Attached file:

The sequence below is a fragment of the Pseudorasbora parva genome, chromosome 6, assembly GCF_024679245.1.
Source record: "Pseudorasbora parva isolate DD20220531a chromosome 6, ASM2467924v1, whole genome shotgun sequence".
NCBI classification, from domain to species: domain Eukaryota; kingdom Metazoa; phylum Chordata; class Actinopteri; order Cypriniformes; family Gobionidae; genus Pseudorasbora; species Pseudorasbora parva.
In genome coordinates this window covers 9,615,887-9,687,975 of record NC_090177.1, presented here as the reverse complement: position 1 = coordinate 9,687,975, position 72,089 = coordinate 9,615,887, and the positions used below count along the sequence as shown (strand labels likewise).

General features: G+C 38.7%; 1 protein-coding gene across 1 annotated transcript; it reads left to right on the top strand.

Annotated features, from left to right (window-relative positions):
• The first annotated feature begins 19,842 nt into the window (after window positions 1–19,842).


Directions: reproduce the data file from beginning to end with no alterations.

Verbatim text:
The sequence below is a fragment of the Pseudorasbora parva genome, chromosome 6, assembly GCF_024679245.1.
Source record: "Pseudorasbora parva isolate DD20220531a chromosome 6, ASM2467924v1, whole genome shotgun sequence".
NCBI classification, from domain to species: domain Eukaryota; kingdom Metazoa; phylum Chordata; class Actinopteri; order Cypriniformes; family Gobionidae; genus Pseudorasbora; species Pseudorasbora parva.
In genome coordinates this window covers 9,615,887-9,687,975 of record NC_090177.1, presented here as the reverse complement: position 1 = coordinate 9,687,975, position 72,089 = coordinate 9,615,887, and the positions used below count along the sequence as shown (strand labels likewise).

General features: G+C 38.7%; 1 protein-coding gene across 1 annotated transcript; it reads left to right on the top strand.

Annotated features, from left to right (window-relative positions):
• The first annotated feature begins 19,842 nt into the window (after window positions 1–19,842).